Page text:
Still checking those payroll numbers in the morning, complete ongoing upheaval in the Afternoon Office. So much has been moved that the room echoes. Unable to get enough of a grip on myself to adequately perform the Morning Job, and deprived of the tools I need to do the Afternoon Job, I slip into a vortex of frustration and fear, exchange words with the Afternoon Boss. Morning Boss calls, reminds me I've forgotten to do a monthly billing. Toes dragging, tears welling, I return to the Morning Office and mindlessly follow written instructions to do the neglected billing. Peripheral coworker asks if I want her to stuff the envelopes for me. "No. I need to do something I know how to do. I know how to fold paper and stuff envelopes."
Morning Boss finds the penny, on which I had not yet quite given up.
"Show me!" I cry. "What did I do to make that happen?" She enlightens me, gently.
Jack Welch: "I've learned that mistakes can often be as good a teacher as success."
Maybe I'll remember it next time, but with these full moon nerves, I can't be sure.
That's the worst thing about fear: it disables me.
Morning Boss talks while we work, catches herself. "Am I talking too much?"
"No. I feel better when you talk than when you don't."
"When I don't talk it isn't about you, you know."
"My brain knows that; it's my nervous system that doesn't get it."
I am worn thin, a stick figure going from one task to the next sans enjoyment or triumph or, thank God, fear. I tell Morning Boss, "It's very embarrassing never doing anything right."
She replies with fine irony, "I don't know how you could make these mistakes in this working atmosphere! What the hell's wrong with you?"
A comfort, that response: acceptance, compassion, forgiveness.
Jack Welch: "Giving people self-confidence is by far the most important thing that I can do. Because then they will act."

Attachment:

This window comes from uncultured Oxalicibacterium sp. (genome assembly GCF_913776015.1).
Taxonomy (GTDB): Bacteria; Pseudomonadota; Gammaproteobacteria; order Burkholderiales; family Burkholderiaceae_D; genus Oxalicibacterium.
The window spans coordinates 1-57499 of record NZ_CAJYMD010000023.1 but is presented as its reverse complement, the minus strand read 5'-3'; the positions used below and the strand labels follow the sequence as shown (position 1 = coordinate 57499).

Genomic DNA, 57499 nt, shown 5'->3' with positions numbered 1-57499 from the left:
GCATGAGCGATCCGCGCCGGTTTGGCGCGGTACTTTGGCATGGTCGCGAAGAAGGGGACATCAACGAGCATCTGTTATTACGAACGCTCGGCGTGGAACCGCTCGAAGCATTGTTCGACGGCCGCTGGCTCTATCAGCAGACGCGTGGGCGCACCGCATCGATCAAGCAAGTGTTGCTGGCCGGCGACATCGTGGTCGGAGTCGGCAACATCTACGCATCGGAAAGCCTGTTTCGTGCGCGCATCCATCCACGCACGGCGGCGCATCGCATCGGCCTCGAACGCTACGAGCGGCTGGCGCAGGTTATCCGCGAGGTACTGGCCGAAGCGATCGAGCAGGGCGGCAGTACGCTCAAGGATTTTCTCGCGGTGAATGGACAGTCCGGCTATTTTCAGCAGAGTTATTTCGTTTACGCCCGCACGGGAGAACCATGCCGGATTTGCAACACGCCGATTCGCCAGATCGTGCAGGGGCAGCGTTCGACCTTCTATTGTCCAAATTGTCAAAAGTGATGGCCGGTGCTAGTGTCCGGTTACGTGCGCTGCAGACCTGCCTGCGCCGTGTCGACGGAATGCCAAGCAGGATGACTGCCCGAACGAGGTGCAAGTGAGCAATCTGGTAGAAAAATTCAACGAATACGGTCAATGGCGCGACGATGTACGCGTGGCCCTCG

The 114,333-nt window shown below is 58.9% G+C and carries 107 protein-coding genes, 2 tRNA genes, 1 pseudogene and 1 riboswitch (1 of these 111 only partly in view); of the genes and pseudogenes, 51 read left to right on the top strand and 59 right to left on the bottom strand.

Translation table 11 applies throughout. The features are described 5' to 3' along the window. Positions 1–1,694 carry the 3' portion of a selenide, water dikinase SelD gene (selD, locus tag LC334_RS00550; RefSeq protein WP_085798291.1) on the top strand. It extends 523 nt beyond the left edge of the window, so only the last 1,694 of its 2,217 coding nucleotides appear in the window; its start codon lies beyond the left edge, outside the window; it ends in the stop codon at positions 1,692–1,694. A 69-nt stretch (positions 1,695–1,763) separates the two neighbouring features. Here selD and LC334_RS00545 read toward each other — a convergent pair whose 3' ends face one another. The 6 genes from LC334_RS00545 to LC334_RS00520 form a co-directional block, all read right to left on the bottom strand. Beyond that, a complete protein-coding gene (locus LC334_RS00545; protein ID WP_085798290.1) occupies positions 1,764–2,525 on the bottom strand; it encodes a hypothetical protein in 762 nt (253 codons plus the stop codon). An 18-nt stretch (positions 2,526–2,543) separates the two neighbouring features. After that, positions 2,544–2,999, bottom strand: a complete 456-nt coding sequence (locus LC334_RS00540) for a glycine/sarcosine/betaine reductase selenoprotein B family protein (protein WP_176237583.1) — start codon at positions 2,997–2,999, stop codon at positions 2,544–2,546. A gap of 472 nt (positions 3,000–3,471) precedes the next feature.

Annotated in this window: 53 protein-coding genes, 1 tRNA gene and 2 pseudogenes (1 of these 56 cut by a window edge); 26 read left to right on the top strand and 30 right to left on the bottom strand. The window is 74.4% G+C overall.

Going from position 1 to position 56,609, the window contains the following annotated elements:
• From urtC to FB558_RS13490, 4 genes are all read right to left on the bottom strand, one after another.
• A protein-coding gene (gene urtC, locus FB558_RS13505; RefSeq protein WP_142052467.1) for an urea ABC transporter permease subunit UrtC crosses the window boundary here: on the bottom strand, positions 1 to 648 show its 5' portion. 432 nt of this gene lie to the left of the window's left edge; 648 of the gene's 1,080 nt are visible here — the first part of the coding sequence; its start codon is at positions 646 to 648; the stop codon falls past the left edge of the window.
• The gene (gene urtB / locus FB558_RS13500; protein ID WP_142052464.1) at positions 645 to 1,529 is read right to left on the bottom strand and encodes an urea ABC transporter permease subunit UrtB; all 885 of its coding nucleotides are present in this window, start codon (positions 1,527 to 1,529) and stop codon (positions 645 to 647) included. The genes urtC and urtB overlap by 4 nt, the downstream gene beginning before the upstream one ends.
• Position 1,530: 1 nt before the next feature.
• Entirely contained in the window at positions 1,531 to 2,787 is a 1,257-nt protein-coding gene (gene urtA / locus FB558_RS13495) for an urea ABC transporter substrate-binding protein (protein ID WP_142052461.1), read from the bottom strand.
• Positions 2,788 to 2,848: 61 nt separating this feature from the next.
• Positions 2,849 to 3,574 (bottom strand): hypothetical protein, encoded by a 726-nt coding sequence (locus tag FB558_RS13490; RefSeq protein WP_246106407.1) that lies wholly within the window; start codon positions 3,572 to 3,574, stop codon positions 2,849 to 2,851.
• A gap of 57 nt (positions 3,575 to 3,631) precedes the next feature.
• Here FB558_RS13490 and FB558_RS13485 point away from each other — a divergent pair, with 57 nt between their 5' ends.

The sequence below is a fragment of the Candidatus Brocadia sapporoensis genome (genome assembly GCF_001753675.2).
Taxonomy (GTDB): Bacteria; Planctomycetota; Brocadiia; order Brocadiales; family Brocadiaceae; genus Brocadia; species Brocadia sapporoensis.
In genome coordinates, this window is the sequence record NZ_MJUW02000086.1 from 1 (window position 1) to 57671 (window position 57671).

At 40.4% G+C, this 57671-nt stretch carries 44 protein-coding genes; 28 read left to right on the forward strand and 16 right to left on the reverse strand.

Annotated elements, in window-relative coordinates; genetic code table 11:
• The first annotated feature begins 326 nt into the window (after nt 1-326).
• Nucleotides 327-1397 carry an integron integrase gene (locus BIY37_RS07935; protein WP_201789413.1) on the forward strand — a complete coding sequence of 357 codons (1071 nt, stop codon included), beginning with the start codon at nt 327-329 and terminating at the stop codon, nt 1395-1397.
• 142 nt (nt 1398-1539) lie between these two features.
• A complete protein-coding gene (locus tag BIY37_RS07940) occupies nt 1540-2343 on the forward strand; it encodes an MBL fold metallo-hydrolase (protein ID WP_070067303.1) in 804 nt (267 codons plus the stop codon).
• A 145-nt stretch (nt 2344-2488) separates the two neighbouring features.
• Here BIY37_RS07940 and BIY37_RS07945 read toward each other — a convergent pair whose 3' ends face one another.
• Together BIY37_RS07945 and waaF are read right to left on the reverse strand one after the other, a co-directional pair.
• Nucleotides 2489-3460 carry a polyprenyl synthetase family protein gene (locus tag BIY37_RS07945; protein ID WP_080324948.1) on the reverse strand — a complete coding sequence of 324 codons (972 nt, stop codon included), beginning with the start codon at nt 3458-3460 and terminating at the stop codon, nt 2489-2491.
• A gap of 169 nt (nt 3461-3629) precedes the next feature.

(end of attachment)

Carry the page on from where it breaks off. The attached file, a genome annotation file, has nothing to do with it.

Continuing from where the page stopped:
I leave work early, come home and sleep. And sleep. And sleep. Thursday evening, Afternoon Boss phones from the hospital to which he has been admitted through the ER with chest pain and attendant cardiac symptoms.
Power That Be asks me if I know about Afternoon Boss being in the hospital.
"Yes," I say.
"Did we do it to him?" he asks me, "Or did he do it to himself? Does he feel he has to help move the office? I told him he didn't need to, that I would get other people."
Morning Boss, nearby, speaks up: "Of course he felt he had to. We all feel that way because we're afraid we'll lose our jobs!"
I speak with Trusted Friend after my workday is over. Trusted Friend makes of himself a blank canvas against which I throw events and my reactions. He takes it all in, summarizes it for me. The painful emotion recedes, a watercolor wash that enhances the clarity of the bold print headlines of actual events: I see how things really are.
Jack Welch: "Face reality as it is, not as it was or as you wish it to be."
Speaking from this Great Relief of Saturday, The End of the Week From Hell, I would amend that to, "Face reality as it is, not as it was or as you wish it to be, or as it appears to you through a veil of emotion."
I am left with feelings of great gratitude for people who, with contributions of compassion, kindness and humor, helped me climb through the week. It's times like this that I realize the truth of "Whatever doesn't kill you makes you stronger."
Returning to add: I don't know why the last part of this post is in minuscule font...I have fiddled and fiddled with it and can't fix it. Like the penny, it is a riddle that is beyond my capabilities.
Stumbling Tthrough a Dark Wood
3 hours ago